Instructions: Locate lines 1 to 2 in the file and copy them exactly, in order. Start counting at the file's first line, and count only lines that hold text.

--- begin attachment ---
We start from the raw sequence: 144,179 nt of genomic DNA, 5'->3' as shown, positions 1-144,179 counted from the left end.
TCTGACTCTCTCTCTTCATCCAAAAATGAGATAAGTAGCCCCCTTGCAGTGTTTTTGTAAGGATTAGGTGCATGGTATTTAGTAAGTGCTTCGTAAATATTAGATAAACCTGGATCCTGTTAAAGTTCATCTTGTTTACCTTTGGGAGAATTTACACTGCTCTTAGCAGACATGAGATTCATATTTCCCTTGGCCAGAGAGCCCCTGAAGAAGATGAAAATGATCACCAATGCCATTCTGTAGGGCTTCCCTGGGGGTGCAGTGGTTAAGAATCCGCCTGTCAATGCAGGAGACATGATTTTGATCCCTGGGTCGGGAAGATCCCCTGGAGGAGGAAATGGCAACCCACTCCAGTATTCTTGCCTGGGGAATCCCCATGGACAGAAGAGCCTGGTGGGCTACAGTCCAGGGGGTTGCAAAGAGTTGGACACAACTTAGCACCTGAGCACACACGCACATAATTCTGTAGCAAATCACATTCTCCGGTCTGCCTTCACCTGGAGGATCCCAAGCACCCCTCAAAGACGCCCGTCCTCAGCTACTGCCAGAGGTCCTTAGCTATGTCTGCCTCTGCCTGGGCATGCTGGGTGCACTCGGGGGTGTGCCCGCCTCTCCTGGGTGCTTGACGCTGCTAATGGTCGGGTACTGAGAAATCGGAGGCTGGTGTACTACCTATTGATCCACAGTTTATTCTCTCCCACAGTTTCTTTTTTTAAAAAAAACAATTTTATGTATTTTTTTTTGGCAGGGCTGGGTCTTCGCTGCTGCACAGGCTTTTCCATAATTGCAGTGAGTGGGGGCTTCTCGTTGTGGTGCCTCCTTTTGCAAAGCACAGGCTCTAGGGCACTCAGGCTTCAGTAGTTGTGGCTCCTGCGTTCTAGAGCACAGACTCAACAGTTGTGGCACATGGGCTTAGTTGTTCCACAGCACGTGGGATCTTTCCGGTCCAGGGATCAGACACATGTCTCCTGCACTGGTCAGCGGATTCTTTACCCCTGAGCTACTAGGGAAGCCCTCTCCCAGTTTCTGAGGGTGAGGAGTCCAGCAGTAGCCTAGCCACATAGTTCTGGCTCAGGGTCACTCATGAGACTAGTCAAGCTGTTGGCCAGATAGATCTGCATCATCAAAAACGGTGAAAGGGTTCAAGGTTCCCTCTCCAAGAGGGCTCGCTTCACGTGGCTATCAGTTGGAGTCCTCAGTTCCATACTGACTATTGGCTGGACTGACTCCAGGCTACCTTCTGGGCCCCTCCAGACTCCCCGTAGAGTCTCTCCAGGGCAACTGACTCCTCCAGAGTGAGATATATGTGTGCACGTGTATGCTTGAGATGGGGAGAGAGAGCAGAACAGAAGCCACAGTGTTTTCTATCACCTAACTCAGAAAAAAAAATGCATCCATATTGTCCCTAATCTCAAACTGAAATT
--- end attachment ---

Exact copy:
We start from the raw sequence: 144,179 nt of genomic DNA, 5'->3' as shown, positions 1-144,179 counted from the left end.
TCTGACTCTCTCTCTTCATCCAAAAATGAGATAAGTAGCCCCCTTGCAGTGTTTTTGTAAGGATTAGGTGCATGGTATTTAGTAAGTGCTTCGTAAATATTAGATAAACCTGGATCCTGTTAAAGTTCATCTTGTTTACCTTTGGGAGAATTTACACTGCTCTTAGCAGACATGAGATTCATATTTCCCTTGGCCAGAGAGCCCCTGAAGAAGATGAAAATGATCACCAATGCCATTCTGTAGGGCTTCCCTGGGGGTGCAGTGGTTAAGAATCCGCCTGTCAATGCAGGAGACATGATTTTGATCCCTGGGTCGGGAAGATCCCCTGGAGGAGGAAATGGCAACCCACTCCAGTATTCTTGCCTGGGGAATCCCCATGGACAGAAGAGCCTGGTGGGCTACAGTCCAGGGGGTTGCAAAGAGTTGGACACAACTTAGCACCTGAGCACACACGCACATAATTCTGTAGCAAATCACATTCTCCGGTCTGCCTTCACCTGGAGGATCCCAAGCACCCCTCAAAGACGCCCGTCCTCAGCTACTGCCAGAGGTCCTTAGCTATGTCTGCCTCTGCCTGGGCATGCTGGGTGCACTCGGGGGTGTGCCCGCCTCTCCTGGGTGCTTGACGCTGCTAATGGTCGGGTACTGAGAAATCGGAGGCTGGTGTACTACCTATTGATCCACAGTTTATTCTCTCCCACAGTTTCTTTTTTTAAAAAAAACAATTTTATGTATTTTTTTTTGGCAGGGCTGGGTCTTCGCTGCTGCACAGGCTTTTCCATAATTGCAGTGAGTGGGGGCTTCTCGTTGTGGTGCCTCCTTTTGCAAAGCACAGGCTCTAGGGCACTCAGGCTTCAGTAGTTGTGGCTCCTGCGTTCTAGAGCACAGACTCAACAGTTGTGGCACATGGGCTTAGTTGTTCCACAGCACGTGGGATCTTTCCGGTCCAGGGATCAGACACATGTCTCCTGCACTGGTCAGCGGATTCTTTACCCCTGAGCTACTAGGGAAGCCCTCTCCCAGTTTCTGAGGGTGAGGAGTCCAGCAGTAGCCTAGCCACATAGTTCTGGCTCAGGGTCACTCATGAGACTAGTCAAGCTGTTGGCCAGATAGATCTGCATCATCAAAAACGGTGAAAGGGTTCAAGGTTCCCTCTCCAAGAGGGCTCGCTTCACGTGGCTATCAGTTGGAGTCCTCAGTTCCATACTGACTATTGGCTGGACTGACTCCAGGCTACCTTCTGGGCCCCTCCAGACTCCCCGTAGAGTCTCTCCAGGGCAACTGACTCCTCCAGAGTGAGATATATGTGTGCACGTGTATGCTTGAGATGGGGAGAGAGAGCAGAACAGAAGCCACAGTGTTTTCTATCACCTAACTCAGAAAAAAAAATGCATCCATATTGTCCCTAATCTCAAACTGAAATT